Robert Barnwell Rhett’s optimistic vision of an an independent Southern confederation which would spread south through the Caribbean and the secessionist regions of Mexico did not come to fruition. In fact, Rhett became a bitter critic of the Confederate government which he more than anyone else had worked so tirelessly for three decades to create. In the aftermath of South Carolina’s secession from the Union though, the South’s leading Fire-eater was extremely cheerful and believed his dream was all but inevitable. Author and historian William C Davis describes Rhett’s outlook for the fledgling Confederacy, a vision which was very much in line with the aspirations of the Knights of the Golden Circle and other Southern expansionists who dreamed of a vast classical civilisation of confederated republics in the New World based upon agriculture and free trade and led by Southerners:
[Forming] that new nation [sic] would only be the beginning, not the ending of their challenges, for they would have to prevent free states from seceding to join them; of that he was certain. Theirs must be exclusively a slaveholding confederacy; however, like ancient Greece and Rome, whose glories of intellect he attributed to slavery. They must also avoid the pitfalls of universal white suffrage with the whole population controlling the government. The only safe form of government in a country where population grew faster than capital, and where the majority owned no property, was an oligarchy such as South Carolina’s, for otherwise those who had not would soon use their votes to take from those who had. Further to that end, they must reform taxation in their new nation [sic] and engage in free trade with other nations, with tariffs for revenue only, no internal improvements, and no monopolies allowed or encouraged by government. Every man must have the same chance to rise or fall strictly on his own merits. And finally, even if a new confederation should be formed, South Carolina must maintain full control over the forts in Charleston harbor and never again allow any other power, even a new Southern government, to control them. Already he voiced the hint of distrust of any sort of nationalism or strong central authority in their future alliances.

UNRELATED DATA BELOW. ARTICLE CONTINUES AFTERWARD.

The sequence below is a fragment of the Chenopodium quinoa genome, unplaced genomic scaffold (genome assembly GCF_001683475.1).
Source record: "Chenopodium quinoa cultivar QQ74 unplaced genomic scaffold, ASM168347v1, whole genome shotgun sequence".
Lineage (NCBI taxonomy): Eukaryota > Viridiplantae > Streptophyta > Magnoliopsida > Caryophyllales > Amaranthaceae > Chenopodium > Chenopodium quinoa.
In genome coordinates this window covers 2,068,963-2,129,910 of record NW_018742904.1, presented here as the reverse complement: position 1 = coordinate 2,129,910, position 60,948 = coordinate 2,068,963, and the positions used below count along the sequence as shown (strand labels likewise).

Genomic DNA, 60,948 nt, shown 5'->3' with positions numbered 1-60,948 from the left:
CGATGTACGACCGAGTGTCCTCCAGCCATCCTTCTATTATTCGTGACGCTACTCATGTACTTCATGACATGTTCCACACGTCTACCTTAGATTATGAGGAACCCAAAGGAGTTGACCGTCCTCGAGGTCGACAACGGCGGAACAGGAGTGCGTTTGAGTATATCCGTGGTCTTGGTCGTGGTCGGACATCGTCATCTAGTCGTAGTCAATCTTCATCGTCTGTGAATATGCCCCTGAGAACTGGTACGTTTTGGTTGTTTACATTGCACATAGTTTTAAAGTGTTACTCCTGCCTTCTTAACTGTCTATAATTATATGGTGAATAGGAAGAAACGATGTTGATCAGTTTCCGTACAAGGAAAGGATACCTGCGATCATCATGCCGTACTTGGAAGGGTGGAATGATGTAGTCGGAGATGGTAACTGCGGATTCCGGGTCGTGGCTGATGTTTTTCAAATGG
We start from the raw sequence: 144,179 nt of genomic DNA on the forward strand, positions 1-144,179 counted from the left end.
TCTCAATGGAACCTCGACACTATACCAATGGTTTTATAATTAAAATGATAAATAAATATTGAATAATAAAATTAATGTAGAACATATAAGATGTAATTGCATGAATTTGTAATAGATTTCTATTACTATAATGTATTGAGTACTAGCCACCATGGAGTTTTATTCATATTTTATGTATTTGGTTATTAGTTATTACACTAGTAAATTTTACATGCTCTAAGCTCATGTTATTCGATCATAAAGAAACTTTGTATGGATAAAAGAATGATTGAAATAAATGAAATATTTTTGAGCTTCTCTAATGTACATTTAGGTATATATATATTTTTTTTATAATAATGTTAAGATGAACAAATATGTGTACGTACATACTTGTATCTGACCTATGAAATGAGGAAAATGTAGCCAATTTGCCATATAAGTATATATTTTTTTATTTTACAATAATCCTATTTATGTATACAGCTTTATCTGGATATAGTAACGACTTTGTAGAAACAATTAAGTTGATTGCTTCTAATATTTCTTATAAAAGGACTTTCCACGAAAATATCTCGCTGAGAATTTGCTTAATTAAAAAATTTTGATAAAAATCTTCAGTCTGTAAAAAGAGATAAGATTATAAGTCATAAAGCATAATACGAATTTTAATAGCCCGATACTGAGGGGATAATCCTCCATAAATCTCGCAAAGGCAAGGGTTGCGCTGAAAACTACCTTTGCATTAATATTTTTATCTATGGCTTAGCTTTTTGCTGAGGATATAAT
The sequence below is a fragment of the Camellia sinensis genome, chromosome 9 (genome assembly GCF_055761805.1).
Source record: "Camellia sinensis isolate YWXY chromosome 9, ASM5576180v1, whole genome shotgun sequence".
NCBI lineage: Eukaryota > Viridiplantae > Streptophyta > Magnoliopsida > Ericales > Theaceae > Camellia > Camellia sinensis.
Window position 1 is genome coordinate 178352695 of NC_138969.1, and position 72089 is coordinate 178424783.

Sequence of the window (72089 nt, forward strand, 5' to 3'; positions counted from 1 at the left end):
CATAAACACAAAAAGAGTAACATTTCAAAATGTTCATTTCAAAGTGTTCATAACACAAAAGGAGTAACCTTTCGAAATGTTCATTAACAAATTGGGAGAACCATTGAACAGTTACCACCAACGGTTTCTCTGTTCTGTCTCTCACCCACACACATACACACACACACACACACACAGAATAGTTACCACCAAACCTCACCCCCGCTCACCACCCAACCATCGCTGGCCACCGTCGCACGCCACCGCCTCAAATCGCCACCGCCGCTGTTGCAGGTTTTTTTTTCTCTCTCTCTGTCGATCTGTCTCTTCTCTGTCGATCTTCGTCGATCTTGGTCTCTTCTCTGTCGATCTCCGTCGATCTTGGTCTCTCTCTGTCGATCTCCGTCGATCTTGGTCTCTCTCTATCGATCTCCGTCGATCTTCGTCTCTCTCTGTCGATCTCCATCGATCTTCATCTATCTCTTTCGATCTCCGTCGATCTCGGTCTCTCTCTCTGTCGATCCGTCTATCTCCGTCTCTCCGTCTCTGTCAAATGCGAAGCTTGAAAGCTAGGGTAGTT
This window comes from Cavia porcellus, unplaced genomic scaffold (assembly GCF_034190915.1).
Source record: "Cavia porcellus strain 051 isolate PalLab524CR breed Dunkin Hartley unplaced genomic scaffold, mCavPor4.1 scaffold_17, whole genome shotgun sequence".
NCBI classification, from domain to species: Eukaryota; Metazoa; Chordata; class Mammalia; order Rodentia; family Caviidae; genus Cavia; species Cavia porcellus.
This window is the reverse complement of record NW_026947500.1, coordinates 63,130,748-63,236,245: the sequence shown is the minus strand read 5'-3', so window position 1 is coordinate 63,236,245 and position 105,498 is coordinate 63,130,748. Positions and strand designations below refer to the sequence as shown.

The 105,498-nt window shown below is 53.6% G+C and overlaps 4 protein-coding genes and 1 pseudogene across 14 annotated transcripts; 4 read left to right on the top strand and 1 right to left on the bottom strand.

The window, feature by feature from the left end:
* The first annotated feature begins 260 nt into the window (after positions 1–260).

Impelled by these ideas, the South could form a new constitution and a new confederacy that would last the ages and make them powerful as well as great. The nations of the world would bow to them and their produce. And that was not all. “We will expand, as our growth and civilization shall demand – over Mexico – over the isles of the sea – over the far-off Southern tropics – until we shall establish a great Confederation of Republics – the greatest, freest and most useful the world has ever seen.” It was the same expansionist promise he had made ten years before at Walterborough. The South would be the new Rome, extending its brand of localism, conservatism, and slavery across half a hemisphere.
Source: Davis, William C. Rhett: The Turbulent Life and Times of a Fire-Eater Columbia, South Carolina: University of South Carolina Press, 2001. Page 401.